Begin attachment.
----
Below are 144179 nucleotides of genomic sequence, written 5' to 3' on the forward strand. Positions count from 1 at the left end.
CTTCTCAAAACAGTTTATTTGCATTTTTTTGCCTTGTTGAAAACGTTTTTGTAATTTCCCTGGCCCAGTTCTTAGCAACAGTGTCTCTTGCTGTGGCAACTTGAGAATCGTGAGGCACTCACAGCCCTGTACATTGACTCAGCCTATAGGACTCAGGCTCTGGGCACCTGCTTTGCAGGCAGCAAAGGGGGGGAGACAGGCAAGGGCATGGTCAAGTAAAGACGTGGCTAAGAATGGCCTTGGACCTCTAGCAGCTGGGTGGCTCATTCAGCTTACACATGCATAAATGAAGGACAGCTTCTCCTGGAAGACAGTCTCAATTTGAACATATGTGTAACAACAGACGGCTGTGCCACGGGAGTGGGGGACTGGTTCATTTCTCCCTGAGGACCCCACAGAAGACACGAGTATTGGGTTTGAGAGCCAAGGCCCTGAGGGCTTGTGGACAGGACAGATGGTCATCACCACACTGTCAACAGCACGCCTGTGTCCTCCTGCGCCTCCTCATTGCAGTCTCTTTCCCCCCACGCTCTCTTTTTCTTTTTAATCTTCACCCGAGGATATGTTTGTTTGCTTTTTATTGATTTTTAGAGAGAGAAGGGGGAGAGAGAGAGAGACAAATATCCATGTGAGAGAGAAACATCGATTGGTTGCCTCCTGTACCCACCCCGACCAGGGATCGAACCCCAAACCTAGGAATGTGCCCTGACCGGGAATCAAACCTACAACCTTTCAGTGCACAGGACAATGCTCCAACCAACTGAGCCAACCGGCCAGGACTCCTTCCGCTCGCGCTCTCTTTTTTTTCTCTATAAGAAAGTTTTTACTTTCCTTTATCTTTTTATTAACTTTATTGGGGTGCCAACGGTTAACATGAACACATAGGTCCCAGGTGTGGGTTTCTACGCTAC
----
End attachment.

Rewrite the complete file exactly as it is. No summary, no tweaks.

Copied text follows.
Below are 144179 nucleotides of genomic sequence, written 5' to 3' on the forward strand. Positions count from 1 at the left end.
CTTCTCAAAACAGTTTATTTGCATTTTTTTGCCTTGTTGAAAACGTTTTTGTAATTTCCCTGGCCCAGTTCTTAGCAACAGTGTCTCTTGCTGTGGCAACTTGAGAATCGTGAGGCACTCACAGCCCTGTACATTGACTCAGCCTATAGGACTCAGGCTCTGGGCACCTGCTTTGCAGGCAGCAAAGGGGGGGAGACAGGCAAGGGCATGGTCAAGTAAAGACGTGGCTAAGAATGGCCTTGGACCTCTAGCAGCTGGGTGGCTCATTCAGCTTACACATGCATAAATGAAGGACAGCTTCTCCTGGAAGACAGTCTCAATTTGAACATATGTGTAACAACAGACGGCTGTGCCACGGGAGTGGGGGACTGGTTCATTTCTCCCTGAGGACCCCACAGAAGACACGAGTATTGGGTTTGAGAGCCAAGGCCCTGAGGGCTTGTGGACAGGACAGATGGTCATCACCACACTGTCAACAGCACGCCTGTGTCCTCCTGCGCCTCCTCATTGCAGTCTCTTTCCCCCCACGCTCTCTTTTTCTTTTTAATCTTCACCCGAGGATATGTTTGTTTGCTTTTTATTGATTTTTAGAGAGAGAAGGGGGAGAGAGAGAGAGACAAATATCCATGTGAGAGAGAAACATCGATTGGTTGCCTCCTGTACCCACCCCGACCAGGGATCGAACCCCAAACCTAGGAATGTGCCCTGACCGGGAATCAAACCTACAACCTTTCAGTGCACAGGACAATGCTCCAACCAACTGAGCCAACCGGCCAGGACTCCTTCCGCTCGCGCTCTCTTTTTTTTCTCTATAAGAAAGTTTTTACTTTCCTTTATCTTTTTATTAACTTTATTGGGGTGCCAACGGTTAACATGAACACATAGGTCCCAGGTGTGGGTTTCTACGCTAC